Additional damages are procedural …

In June, Perram J awarded the Halal Certification Authority $10 nominal damages and $91,005.00 by way of additional damages for trade mark infringement pursuant to s 126(2).

Section 126(2) was inserted in the Act by the Raising the Bar Act and commenced operation on 15 April 2013.

The conduct which attracted the award of additional damages, however, occurred between August 2012 and September 2013. So, Quality Kebabs came back to argue that the award should be reduced to (about) $35,000; arguing that the Court could only award additional damages for the period from 15 April 2013.

Noting that the right to seek damages had been in place throughout the period and viewing s 126(2) as affecting the quantum only, Perram J rejected this argument. His Honour considered the situation was more like those cases where the amendment was treated as ‘procedural’ rather than ‘substantive’ and so could apply to all the conduct.

His Honour did note, however, that Quality Kebabs made no argument that additional damages were punitive in nature and so should be treated as a penal law – which would presumably not be permitted to have retrospective effect.

Hmm …. additional damages (at least in the context of copyright) are (at least in part) intended to punish the defendant and deter others from engaging in similar conduct.[1] So this debate may well arise again.

The reasons also have a short determination on the form the corrective advertising for contravention of the ACL should take.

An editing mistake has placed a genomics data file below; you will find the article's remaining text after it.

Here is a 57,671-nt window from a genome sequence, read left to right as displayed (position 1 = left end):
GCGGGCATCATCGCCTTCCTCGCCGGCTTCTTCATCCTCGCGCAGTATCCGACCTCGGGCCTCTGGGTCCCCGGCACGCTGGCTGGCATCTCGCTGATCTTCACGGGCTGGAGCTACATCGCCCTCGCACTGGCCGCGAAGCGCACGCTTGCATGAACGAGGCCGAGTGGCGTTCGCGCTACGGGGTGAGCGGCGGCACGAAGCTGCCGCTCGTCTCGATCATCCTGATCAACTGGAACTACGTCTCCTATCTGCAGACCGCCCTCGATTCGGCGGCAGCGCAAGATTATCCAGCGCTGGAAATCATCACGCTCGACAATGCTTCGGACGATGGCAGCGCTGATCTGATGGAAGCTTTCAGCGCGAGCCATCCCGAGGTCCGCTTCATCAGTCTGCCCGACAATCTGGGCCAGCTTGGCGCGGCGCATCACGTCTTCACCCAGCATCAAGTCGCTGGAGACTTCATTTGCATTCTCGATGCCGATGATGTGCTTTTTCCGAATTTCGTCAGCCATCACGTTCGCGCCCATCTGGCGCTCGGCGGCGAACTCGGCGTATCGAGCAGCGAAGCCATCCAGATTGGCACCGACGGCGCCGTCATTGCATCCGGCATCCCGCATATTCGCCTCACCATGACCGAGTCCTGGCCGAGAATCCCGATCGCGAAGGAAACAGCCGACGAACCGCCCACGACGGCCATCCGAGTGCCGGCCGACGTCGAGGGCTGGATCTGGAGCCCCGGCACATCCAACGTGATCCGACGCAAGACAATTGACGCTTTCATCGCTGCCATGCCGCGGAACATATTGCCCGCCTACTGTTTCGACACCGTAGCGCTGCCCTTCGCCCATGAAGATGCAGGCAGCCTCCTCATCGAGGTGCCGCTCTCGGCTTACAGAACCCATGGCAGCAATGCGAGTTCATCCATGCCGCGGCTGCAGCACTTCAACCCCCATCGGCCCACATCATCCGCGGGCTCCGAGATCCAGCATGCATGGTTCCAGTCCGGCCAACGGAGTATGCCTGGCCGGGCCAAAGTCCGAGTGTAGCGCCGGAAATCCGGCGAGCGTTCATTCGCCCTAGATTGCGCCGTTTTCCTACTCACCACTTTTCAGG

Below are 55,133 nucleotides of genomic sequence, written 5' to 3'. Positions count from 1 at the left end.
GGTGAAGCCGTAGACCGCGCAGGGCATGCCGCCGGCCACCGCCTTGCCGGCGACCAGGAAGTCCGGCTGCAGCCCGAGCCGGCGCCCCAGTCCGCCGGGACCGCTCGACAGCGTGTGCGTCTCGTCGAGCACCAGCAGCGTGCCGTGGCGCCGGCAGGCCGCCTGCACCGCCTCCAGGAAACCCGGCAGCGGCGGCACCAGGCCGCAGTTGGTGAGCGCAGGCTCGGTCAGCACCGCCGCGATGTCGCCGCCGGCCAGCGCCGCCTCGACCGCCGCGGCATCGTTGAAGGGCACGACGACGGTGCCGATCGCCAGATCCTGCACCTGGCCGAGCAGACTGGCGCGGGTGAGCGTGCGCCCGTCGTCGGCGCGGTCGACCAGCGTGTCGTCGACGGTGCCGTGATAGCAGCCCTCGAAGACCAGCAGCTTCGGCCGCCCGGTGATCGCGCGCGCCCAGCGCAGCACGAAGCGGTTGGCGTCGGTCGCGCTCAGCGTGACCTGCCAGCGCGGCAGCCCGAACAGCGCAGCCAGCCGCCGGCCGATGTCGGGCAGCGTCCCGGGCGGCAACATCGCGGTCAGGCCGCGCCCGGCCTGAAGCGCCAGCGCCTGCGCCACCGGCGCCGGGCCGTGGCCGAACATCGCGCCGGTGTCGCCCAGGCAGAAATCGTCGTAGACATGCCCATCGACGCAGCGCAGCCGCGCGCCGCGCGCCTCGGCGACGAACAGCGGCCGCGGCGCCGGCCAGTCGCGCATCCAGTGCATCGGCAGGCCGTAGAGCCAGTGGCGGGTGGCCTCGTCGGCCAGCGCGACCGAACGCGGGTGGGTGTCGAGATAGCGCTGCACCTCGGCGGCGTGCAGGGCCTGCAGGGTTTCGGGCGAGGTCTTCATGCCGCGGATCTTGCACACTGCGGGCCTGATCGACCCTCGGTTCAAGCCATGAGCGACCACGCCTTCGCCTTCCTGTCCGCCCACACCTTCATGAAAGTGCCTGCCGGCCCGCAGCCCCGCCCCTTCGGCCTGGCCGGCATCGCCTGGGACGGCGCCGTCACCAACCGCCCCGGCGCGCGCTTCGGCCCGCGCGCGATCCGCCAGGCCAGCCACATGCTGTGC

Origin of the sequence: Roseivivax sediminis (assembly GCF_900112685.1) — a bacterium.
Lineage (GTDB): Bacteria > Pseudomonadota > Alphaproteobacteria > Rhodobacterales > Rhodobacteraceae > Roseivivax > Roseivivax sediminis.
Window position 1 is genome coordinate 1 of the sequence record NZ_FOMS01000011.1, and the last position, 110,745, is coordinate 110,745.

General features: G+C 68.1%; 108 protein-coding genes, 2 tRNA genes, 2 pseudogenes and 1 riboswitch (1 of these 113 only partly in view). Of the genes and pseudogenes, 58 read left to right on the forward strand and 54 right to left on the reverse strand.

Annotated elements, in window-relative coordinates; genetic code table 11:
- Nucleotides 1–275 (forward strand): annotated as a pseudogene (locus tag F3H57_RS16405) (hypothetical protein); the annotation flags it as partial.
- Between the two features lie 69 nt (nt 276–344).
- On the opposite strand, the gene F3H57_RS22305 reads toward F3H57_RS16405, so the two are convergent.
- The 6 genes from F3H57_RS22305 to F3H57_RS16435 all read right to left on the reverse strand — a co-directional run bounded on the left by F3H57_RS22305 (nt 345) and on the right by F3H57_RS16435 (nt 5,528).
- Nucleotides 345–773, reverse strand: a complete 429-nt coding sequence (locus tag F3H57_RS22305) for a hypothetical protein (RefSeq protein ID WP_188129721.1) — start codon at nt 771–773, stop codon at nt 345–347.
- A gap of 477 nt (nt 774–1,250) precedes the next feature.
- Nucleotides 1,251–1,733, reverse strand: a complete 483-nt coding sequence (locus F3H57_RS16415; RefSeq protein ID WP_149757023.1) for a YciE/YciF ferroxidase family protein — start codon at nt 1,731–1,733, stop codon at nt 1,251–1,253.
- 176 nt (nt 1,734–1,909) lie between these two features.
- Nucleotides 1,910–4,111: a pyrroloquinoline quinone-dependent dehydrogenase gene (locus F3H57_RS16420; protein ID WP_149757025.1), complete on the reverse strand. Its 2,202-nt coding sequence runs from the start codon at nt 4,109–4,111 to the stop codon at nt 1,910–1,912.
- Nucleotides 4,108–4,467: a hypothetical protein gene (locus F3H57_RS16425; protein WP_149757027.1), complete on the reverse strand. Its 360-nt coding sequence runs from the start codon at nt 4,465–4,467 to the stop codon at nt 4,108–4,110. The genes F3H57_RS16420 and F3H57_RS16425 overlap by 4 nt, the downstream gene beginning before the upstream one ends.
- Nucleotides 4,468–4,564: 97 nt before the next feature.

Perram J was able to entertain Quality Kebabs’ application because, the corrective advertising order not having been finalised, the decision was still interlocutory and not final.

Halal Certification Authority Pty Limited v Quality Kebab Wholesalers Pty Limited (No 2) [2014] FCA 840


  1. See the discussion in Facton v Rifai [2012] FCAFC 9 at [33] – [37] (Lander and Gordon JJ) and Vaysman v Deckers Outdoor Corporation [2014] FCAFC 60 at [23] – [31] (Besanko J). Of course, s 115(4) of the Copyright Act does have all those “extra” paragraphs, but they are probably equally applicable to the Trade Marks Act and the Patents Act too.  ?

Carving up an uncertified halal butcher

Perram J has awarded $10 nominal damages for trade mark infringement against each of Scadilone, White Heaven and Quality Kebabs, but $91,015 additional damages against Quality Kebabs.

The Halal Certification Authority does just that: it certifies that food has been prepared according to the relevant Islamic (halal) requirements. It has a registered trade mark for the use of which, like other such schemes, you pay appropriate licence fees and comply with the standards set.

TM 1005647
TM 1005647

Quality Kebabs makes and sells at wholesale meat products. It supplied some of its products to 2 kebab houses: Scadilone and White Heaven. The employee/sales rep. also provided them with certificates bearing HCA’s trade mark. Unfortunately, Quality Kebabs was not certified by HCA and it had not paid the licence fees.

HCA had sought compensatory damages based on its lost licence fees: about $5000 for a year’s licence from each of the kebab shops and roughly $60,000 from Quality Kebabs because its conduct occurred over parts of 2 different annual licensing periods. Accepting that a lost royalty or licence fee could be appropriate, Perram J refused this.